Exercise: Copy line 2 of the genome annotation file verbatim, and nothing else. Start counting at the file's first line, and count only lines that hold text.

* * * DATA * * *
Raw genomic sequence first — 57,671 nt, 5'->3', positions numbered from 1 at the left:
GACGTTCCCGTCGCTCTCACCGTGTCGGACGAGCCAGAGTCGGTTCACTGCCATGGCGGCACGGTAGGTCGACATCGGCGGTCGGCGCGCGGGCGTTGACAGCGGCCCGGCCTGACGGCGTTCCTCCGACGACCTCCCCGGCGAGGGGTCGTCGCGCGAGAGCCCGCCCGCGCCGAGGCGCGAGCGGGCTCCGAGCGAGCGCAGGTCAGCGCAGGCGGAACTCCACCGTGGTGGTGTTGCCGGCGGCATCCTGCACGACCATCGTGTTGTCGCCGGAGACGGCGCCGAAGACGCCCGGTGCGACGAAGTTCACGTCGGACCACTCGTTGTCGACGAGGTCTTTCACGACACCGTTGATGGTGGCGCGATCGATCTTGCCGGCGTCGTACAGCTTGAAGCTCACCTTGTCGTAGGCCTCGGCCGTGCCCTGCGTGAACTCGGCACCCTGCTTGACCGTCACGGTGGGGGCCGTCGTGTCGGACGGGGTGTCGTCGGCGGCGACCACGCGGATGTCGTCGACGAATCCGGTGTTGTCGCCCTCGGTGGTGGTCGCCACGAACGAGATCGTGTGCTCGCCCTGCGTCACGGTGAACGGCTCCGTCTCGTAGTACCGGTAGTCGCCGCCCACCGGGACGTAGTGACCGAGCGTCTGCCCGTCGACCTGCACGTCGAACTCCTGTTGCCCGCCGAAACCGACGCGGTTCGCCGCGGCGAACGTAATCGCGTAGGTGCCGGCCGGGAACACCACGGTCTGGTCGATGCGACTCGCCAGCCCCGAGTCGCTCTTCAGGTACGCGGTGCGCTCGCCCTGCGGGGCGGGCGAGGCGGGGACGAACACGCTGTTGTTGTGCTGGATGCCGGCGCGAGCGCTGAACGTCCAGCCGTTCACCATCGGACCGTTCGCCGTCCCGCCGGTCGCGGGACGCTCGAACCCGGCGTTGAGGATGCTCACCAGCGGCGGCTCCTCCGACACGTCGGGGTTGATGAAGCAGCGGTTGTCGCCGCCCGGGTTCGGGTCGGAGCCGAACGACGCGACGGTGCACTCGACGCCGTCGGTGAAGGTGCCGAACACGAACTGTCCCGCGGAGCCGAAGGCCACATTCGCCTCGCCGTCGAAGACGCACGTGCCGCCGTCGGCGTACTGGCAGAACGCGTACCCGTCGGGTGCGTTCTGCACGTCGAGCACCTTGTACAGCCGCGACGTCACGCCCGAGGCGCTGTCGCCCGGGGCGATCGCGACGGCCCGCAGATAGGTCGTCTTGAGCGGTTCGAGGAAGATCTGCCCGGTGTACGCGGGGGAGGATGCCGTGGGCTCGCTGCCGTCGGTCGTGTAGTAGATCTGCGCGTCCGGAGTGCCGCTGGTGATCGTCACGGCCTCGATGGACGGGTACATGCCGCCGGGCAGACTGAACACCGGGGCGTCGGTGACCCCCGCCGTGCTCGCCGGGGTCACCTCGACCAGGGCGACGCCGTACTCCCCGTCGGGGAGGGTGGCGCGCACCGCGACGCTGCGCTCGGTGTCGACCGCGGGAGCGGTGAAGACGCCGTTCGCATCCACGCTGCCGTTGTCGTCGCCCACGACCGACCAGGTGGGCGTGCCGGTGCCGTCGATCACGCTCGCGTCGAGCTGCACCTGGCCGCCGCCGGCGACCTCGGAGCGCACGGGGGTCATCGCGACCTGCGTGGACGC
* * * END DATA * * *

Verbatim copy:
GACGTTCCCGTCGCTCTCACCGTGTCGGACGAGCCAGAGTCGGTTCACTGCCATGGCGGCACGGTAGGTCGACATCGGCGGTCGGCGCGCGGGCGTTGACAGCGGCCCGGCCTGACGGCGTTCCTCCGACGACCTCCCCGGCGAGGGGTCGTCGCGCGAGAGCCCGCCCGCGCCGAGGCGCGAGCGGGCTCCGAGCGAGCGCAGGTCAGCGCAGGCGGAACTCCACCGTGGTGGTGTTGCCGGCGGCATCCTGCACGACCATCGTGTTGTCGCCGGAGACGGCGCCGAAGACGCCCGGTGCGACGAAGTTCACGTCGGACCACTCGTTGTCGACGAGGTCTTTCACGACACCGTTGATGGTGGCGCGATCGATCTTGCCGGCGTCGTACAGCTTGAAGCTCACCTTGTCGTAGGCCTCGGCCGTGCCCTGCGTGAACTCGGCACCCTGCTTGACCGTCACGGTGGGGGCCGTCGTGTCGGACGGGGTGTCGTCGGCGGCGACCACGCGGATGTCGTCGACGAATCCGGTGTTGTCGCCCTCGGTGGTGGTCGCCACGAACGAGATCGTGTGCTCGCCCTGCGTCACGGTGAACGGCTCCGTCTCGTAGTACCGGTAGTCGCCGCCCACCGGGACGTAGTGACCGAGCGTCTGCCCGTCGACCTGCACGTCGAACTCCTGTTGCCCGCCGAAACCGACGCGGTTCGCCGCGGCGAACGTAATCGCGTAGGTGCCGGCCGGGAACACCACGGTCTGGTCGATGCGACTCGCCAGCCCCGAGTCGCTCTTCAGGTACGCGGTGCGCTCGCCCTGCGGGGCGGGCGAGGCGGGGACGAACACGCTGTTGTTGTGCTGGATGCCGGCGCGAGCGCTGAACGTCCAGCCGTTCACCATCGGACCGTTCGCCGTCCCGCCGGTCGCGGGACGCTCGAACCCGGCGTTGAGGATGCTCACCAGCGGCGGCTCCTCCGACACGTCGGGGTTGATGAAGCAGCGGTTGTCGCCGCCCGGGTTCGGGTCGGAGCCGAACGACGCGACGGTGCACTCGACGCCGTCGGTGAAGGTGCCGAACACGAACTGTCCCGCGGAGCCGAAGGCCACATTCGCCTCGCCGTCGAAGACGCACGTGCCGCCGTCGGCGTACTGGCAGAACGCGTACCCGTCGGGTGCGTTCTGCACGTCGAGCACCTTGTACAGCCGCGACGTCACGCCCGAGGCGCTGTCGCCCGGGGCGATCGCGACGGCCCGCAGATAGGTCGTCTTGAGCGGTTCGAGGAAGATCTGCCCGGTGTACGCGGGGGAGGATGCCGTGGGCTCGCTGCCGTCGGTCGTGTAGTAGATCTGCGCGTCCGGAGTGCCGCTGGTGATCGTCACGGCCTCGATGGACGGGTACATGCCGCCGGGCAGACTGAACACCGGGGCGTCGGTGACCCCCGCCGTGCTCGCCGGGGTCACCTCGACCAGGGCGACGCCGTACTCCCCGTCGGGGAGGGTGGCGCGCACCGCGACGCTGCGCTCGGTGTCGACCGCGGGAGCGGTGAAGACGCCGTTCGCATCCACGCTGCCGTTGTCGTCGCCCACGACCGACCAGGTGGGCGTGCCGGTGCCGTCGATCACGCTCGCGTCGAGCTGCACCTGGCCGCCGCCGGCGACCTCGGAGCGCACGGGGGTCATCGCGACCTGCGTGGACGC